As shown by arrows in FIG. 1, the air entering through the air inlet port 7, externally washes the reflector 3, then flows downwardly through the light directing grating 4 to reach the interior of the reflector, flowing off therethrough and through the air exhaust slit 6 and the air exhaust hood 15 into the air carrying line 10 thus leaving housing 8 in a correspondingly heated condition. To attain a substantially uniform air distribution throughout the entire housing length, the air inlet port 7, feasibly, is equally of a slit-type configuration, or otherwise a plurality of air inlet ports 7 are provided. Unless the air supply is effected directly from the mounting space of the device, the entire air inlet area is furnished with an air exhaust hood as shown in FIG. 6, to which are then connected the air carrying conduits 10'. This type of air guidance within housing 8, also provides for an intensive cooling of the light-permeable heat insulating plate 9, provision of which is also feasible to safeguard a heat development as low as possible in the area between the heat insulating plate and the exposure field 2. A uniform air washing of the high-intensity exposure source 1 throughout the entire length thereof, equally, is of essence.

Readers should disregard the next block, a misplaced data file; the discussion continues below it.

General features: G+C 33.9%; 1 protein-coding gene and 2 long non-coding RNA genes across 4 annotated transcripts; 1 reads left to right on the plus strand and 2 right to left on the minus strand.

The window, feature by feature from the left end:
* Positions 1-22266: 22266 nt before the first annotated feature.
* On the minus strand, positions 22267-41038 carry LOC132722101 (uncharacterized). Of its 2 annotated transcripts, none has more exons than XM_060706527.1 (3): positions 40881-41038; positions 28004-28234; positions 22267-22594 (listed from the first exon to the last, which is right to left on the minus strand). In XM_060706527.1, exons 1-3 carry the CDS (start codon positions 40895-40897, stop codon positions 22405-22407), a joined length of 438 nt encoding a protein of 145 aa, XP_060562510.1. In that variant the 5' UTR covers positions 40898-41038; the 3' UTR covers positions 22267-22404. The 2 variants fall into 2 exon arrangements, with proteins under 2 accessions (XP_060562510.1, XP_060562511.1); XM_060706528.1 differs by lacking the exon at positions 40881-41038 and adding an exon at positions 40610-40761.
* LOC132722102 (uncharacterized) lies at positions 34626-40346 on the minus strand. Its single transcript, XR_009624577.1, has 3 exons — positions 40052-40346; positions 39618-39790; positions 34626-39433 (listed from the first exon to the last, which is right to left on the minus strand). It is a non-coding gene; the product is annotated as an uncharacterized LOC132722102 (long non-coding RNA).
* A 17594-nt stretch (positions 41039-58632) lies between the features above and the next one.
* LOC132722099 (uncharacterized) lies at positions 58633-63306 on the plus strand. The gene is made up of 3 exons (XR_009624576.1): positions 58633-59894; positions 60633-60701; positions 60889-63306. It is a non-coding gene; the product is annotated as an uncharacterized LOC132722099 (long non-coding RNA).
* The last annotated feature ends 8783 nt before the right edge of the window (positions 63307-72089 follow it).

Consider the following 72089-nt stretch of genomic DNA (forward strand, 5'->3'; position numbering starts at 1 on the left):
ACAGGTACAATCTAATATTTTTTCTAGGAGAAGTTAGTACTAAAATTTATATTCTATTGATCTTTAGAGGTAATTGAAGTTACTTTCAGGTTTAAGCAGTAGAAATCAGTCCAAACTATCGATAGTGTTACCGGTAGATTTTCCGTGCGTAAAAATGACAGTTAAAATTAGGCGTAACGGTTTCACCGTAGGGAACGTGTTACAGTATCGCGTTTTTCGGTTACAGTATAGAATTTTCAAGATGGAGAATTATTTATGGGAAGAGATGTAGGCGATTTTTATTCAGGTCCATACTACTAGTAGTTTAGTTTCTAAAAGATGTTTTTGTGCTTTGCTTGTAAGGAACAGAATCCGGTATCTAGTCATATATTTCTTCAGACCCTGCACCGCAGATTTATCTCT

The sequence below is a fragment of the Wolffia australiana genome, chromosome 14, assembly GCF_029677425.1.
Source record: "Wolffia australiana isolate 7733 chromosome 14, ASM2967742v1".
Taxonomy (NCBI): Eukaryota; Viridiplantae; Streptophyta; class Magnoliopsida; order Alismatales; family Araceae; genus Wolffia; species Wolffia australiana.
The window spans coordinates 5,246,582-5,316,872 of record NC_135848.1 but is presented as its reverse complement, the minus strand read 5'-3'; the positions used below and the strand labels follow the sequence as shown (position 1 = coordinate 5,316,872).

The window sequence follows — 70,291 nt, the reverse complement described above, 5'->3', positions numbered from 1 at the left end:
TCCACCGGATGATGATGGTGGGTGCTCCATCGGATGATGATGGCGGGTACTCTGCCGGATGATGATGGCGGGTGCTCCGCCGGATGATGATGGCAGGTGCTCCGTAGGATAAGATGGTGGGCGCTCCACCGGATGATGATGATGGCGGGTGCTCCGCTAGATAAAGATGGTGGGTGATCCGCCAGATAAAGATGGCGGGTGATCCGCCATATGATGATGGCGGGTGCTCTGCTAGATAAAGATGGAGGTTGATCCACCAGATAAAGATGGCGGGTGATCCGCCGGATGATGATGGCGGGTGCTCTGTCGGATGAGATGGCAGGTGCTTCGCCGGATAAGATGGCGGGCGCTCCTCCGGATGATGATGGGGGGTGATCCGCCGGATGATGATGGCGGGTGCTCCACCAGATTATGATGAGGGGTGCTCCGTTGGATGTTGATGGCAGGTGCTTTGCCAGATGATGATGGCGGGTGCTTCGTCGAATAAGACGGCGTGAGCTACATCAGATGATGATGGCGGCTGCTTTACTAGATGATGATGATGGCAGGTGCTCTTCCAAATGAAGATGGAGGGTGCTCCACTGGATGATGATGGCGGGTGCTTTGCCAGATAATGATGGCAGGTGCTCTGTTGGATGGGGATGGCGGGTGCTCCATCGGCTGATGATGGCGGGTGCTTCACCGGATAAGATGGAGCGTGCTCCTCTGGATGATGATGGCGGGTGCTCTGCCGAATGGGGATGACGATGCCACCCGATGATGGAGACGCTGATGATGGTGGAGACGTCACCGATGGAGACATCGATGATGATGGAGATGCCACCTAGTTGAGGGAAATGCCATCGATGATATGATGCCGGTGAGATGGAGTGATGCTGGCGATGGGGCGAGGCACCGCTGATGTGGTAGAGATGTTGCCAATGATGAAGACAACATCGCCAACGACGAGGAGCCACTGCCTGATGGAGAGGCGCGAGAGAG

The built-in light-directing grid composed, for example, of sheet metal fins disposed cross-wise, will reduce, responsive to the active length and the space between the fins, the intensitiy of light obliquely irradiated, with the "moving light" configuration envolving the advantage that by a temporary exposure at the respective point of the high-intensity exposure field, optimum exposure conditions are provided for the photopolymerization. The light directing grid 4 in housing 8 underneath reflector 3 provides for that uniaxially parallel light is emitted only via reflector 3, with light emitted at any desired angles from the reflector leaving the light directing grid 4 equally substantially in parallel through the built-in light-directing grid provided with an absorbent layer. The afore-mentioned air guidance through housing 8 and then through the light-directing grid and the reflector about the UV light source corresponds to an optimum counter-current cooling and provides for a uniform temperature distribution within the housing and for optimum operating conditions of light source 1. The heat insulating plate 9 provided on housing 8 protects the interior of housing 8 against the environment such that untreated cooling air can be used within the housing which is of advantage especially if clean space conditions are required which, in particular, is of interest if high-precision copying operations are to be performed by the device. The occulting strip 5 disposed directly underneath the reflector 3 and the light source 1, respectively, depending on the required cooling performance, can be washed with water, thermo-oil, air or other cooling media, with corresponding coolant connections (not shown) being provided laterally of the housing and the strip, respectively.